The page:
View from No 10 – doing nothing is not an option, but full national lockdown not an option – decisions about precise options not finished despite hours of meetings yday
— Laura Kuenssberg (@bbclaurak) September 21, 2020
Sweden turns on spending taps to revive economy
Sweden’s government will pump $12bn (£9.3bn) into the economy in 2021 through tax cuts and increased spending in an attempt to boost its virus-stricken economy.
The government forecast Sweden’s GDP will shrink by around 4.6pc this year in its budget on Monday, a smaller hit than many other European countries after applying a more light-touch approach to Covid-19 restrictions.
The coalition government said: “Together we are going to work Sweden’s way out of the crisis and build a more sustainable society.”
While many countries in Europe are re-imposing restrictions after a spike in new cases, Sweden’s infection rate remains low and its economy remains open.
Sweden’s Social Democrat and Green coalition said the focus would be on boosting jobs, welfare and supporting the switch to a carbon-free future as it outlined a raft of tax cuts and new spending.
FT: Sunak to extend coronavirus business loans
The FT is reporting that Chancellor Rishi Sunak is to extend the Treasury’s UK-wide programme of business support loans as ministers threaten a second lockdown.
The FT says:
Mr Sunak is this week expected to unveil plans to extend four loan schemes, which have already backed £53bn in lending to companies through government guarantees, in a sign that new national support measures are needed to avert widespread business collapses and mass job losses.
The move to bolster businesses comes as the government weighs up whether to do more to counter the spread of Covid-19, including new national restrictions in England. Sadiq Khan, London mayor, on Sunday held talks with ministers on possible new restrictions in the capital.
Under plans being drawn up by the Treasury, the business loan schemes will all be extended for applications until the end of November, with banks allowed to process loans until the end of the year. The Treasury declined to comment.
Three of the programmes were due to end this month for applications. The fourth — the “bounce back” loan scheme — was scheduled to close at the start of November.
According to two people familiar with the talks, the extension is set to include the Future Fund — the innovative support programme that could see the government take stakes in scores of fast-growing start-ups forced to take state-backed convertible loans.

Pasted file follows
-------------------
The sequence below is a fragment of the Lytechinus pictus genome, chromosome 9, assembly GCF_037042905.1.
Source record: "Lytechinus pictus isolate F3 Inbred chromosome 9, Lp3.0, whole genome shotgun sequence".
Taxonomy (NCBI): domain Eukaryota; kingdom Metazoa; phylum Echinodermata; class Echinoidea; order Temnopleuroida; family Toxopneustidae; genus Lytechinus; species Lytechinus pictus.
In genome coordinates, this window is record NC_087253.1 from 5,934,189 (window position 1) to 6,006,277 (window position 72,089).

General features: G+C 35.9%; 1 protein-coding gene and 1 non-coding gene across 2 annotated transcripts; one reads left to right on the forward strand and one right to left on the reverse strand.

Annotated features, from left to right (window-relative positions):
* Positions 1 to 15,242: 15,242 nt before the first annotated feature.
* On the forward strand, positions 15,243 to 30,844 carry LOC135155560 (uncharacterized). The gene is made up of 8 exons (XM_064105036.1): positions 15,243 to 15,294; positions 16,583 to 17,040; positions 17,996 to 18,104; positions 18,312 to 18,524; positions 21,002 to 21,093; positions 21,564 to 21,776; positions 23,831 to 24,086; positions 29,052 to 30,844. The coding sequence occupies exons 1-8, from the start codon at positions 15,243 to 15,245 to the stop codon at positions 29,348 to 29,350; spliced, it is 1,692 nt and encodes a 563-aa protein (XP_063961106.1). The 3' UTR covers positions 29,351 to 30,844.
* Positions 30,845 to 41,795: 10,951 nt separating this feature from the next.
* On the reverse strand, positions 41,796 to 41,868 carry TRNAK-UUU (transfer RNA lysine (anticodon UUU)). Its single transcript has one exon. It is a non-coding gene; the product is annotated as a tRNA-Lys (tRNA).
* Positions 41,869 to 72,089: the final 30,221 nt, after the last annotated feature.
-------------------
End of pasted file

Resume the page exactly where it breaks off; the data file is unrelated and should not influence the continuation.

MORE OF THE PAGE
HSBC shares plunge to 25-year low
Shares in HSBC slumped to a 25-year low, as pressures mounts on several fronts, including a potential threat to its China expansion plans and increased scrutiny of money laundering controls.
On Sunday, The Telegraph reported that HSBC and Standard Chartered are bracing for a renewed US sanctions assault on China, amid official concern that escalating diplomatic tensions threaten collateral damage in the City.
Over the weekend, the bank was also accused of allowing money from a Ponzi scheme to be transferred around the world, following a leak of secret files.
The bank’s Hong Kong shares on Monday slid below their closing low for March 2009, hitting as low as HK$29.60. They have plunged by half this year, reaching the lowest since 1995. In London, HSBC fell 3.8pc to 292.6p.
Superdry losses almost double
Clothing brand Superdry nearly doubled its losses in its most recent financial year as it dealt with the first month of lockdown.
PA has the details:
The retailer said that pre-tax loss reached £166.9m in the 12 months ending April 25, up 87pc from last year’s £89.3m loss.
It came as Superdry was forced to close all of its stores in the last month of the financial year, pushing revenue down 19pc to £704.4m.
But the drop in revenue was also evidence of a change in direction for the business.
Since founder Julian Dunkerton returned to the fold in April last year he has started slashing discounts on its stores.
In January he said that the proportion of the business’s sales that were discounted had halved over the peak trading period, around Christmas.
But it is a plan that Mr Dunkerton has been forced to – at least temporarily – shelve because of the Covid-19 pandemic.